We are approaching the one-year anniversary of the collapse of the U.S.-backed Afghan government and its replacement with the Taliban. The Diplomat’s managing editor, Catherine Putz, spoke with Justine Fleischner of Afghan Peace Watch about what has transpired since then. Fleischner’s account is a damning indictment of the Biden administration as human rights abuses accumulate in Afghanistan and transnational terrorist threats reemerge.
Fleischner noted that the Taliban rule has wrecked an already fragile economy; denied women educational and employment opportunities, access to health care, and freedom of movement; and resulted in the abduction, torture, and killing of at least 500 former members of the Afghan security forces.
Meanwhile, the Taliban have established diplomatic relations with China, Russia, Pakistan, and Iran. Fleischner said that the Taliban “maintain longstanding ties with a host of regional terrorist groups, including the Pakistani Taliban (TTP), Islamic Movement of Uzbekistan (IMU), and Kashmiri groups.” Al-Qaeda and ISIS-K are reportedly active within Afghanistan.
According to Fleischner, the United States appears to lack any strategy for Afghanistan and “seems eager to move on from the botched evacuation effort.” The non-profit organization No One Left Behind, Fleischner noted, estimates that the administration left behind more than 160,000 Afghans who are eligible for Special Immigrant Visas. China, meanwhile, has provided economic support for the Taliban regime and is expected to include Afghanistan in its Belt and Road Initiative.
“The Taliban,” Fleischner said, “has clearly prioritized its religious and ideological agenda over the economy and the humanitarian needs of the Afghan people.”
The Diplomat’s headline reads, “A year after the Taliban retook Afghanistan, economic collapse, human rights abuses, and terrorist threats loom large.”
In August 2021, President Joe Biden characterized the U.S. pullout from Afghanistan as an “extraordinary success.” He claimed that, after deciding to leave Afghanistan in April 2021, his national security team “prepare[d] for every eventuality.” And then he blamed the Trump administration for creating conditions that complicated the pullout. “We succeeded in what we set out to do in Afghanistan over a decade ago,” Biden said. “Then we stayed for another decade. It was time to end this war…. We saw a mission of counterterrorism in Afghanistan … morph into a counterinsurgency, nation building — trying to create a democratic, cohesive, and unified Afghanistan.” And while Biden was right that it may have been time to end the war, how his administration went about it has had dreadful consequences for the Afghan people and has detrimentally impacted America’s credibility in world affairs. (READ MORE: Afghanistan: How It Became America’s Disaster)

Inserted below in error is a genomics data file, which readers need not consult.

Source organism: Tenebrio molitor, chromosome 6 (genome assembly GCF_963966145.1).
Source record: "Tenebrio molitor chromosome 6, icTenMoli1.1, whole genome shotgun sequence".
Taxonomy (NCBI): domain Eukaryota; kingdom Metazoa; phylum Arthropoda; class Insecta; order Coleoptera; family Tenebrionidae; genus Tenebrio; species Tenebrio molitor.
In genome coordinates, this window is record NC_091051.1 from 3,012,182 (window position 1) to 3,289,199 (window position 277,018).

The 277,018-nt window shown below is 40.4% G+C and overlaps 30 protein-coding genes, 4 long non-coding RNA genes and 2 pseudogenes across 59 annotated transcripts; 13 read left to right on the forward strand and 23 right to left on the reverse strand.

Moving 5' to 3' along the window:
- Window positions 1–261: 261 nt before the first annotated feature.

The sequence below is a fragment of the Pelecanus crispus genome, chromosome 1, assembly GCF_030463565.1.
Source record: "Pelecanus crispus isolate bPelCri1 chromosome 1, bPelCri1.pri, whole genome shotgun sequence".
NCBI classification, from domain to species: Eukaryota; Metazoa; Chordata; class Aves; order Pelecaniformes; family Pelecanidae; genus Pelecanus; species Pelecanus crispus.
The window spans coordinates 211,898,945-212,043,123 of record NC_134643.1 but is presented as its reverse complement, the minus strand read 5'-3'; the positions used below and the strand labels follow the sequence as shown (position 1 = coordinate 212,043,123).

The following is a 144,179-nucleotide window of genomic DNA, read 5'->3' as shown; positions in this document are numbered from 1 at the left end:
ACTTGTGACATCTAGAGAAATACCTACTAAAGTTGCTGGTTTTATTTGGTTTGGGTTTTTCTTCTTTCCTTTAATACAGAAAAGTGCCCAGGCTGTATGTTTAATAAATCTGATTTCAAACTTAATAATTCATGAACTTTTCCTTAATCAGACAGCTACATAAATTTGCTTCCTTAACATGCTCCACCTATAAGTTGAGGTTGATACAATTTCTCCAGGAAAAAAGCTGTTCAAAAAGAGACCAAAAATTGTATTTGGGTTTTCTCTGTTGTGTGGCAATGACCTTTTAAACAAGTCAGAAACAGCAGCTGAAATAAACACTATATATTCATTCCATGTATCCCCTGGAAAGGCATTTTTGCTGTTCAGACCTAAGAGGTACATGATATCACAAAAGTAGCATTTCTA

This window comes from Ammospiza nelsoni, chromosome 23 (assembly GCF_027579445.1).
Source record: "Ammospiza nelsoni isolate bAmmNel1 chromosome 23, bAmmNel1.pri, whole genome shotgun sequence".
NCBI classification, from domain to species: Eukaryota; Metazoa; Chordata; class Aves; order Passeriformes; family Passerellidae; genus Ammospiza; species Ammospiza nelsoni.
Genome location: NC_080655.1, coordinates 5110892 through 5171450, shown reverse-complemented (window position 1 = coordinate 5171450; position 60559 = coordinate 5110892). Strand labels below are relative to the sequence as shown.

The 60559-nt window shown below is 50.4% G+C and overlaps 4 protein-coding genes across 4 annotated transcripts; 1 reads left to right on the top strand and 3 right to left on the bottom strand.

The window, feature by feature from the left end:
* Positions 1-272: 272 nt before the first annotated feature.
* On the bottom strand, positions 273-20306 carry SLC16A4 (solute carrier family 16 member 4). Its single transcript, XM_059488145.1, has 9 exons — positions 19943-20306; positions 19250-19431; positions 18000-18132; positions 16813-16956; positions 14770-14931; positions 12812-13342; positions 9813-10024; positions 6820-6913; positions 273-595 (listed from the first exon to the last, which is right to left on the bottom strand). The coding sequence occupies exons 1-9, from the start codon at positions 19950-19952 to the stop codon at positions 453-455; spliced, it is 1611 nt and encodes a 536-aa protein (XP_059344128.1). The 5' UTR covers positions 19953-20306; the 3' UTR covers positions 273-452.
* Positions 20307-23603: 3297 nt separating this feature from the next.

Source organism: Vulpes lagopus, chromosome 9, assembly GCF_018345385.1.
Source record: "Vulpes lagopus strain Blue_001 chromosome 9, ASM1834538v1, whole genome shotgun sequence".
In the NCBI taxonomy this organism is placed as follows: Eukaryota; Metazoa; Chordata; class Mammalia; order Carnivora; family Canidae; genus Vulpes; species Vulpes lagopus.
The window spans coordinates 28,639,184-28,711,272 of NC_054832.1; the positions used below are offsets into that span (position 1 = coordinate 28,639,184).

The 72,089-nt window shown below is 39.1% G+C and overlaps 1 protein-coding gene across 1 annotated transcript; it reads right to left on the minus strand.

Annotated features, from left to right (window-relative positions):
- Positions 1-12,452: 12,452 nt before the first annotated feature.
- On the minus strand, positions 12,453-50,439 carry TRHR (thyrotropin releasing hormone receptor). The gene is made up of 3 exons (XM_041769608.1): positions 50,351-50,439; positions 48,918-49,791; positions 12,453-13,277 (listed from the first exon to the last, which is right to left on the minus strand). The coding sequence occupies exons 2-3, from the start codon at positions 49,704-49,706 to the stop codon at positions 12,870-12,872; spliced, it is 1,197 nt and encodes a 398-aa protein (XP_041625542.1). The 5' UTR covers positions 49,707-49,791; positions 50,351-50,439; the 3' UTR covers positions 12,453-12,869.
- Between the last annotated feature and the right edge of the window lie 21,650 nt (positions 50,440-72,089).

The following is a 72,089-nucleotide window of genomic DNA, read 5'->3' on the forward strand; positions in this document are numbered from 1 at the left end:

American credibility is now at stake in the South China Sea and the Taiwan Strait. As I have noted here previously, Biden’s Afghan pullout has echoes of Kennedy’s Bay of Pigs failure in 1961. Soviet leaders took the measure of Kennedy and thought they could get away with installing nuclear missiles in Cuba, leading to the most serious crisis of the Cold War. If China’s leaders doubt Biden’s credibility — and they have plenty of reasons to do so — they may believe they can get away with using force against Taiwan. The greatest crisis of the post–Cold War world may be upon us.
Author: Francis P. Sempa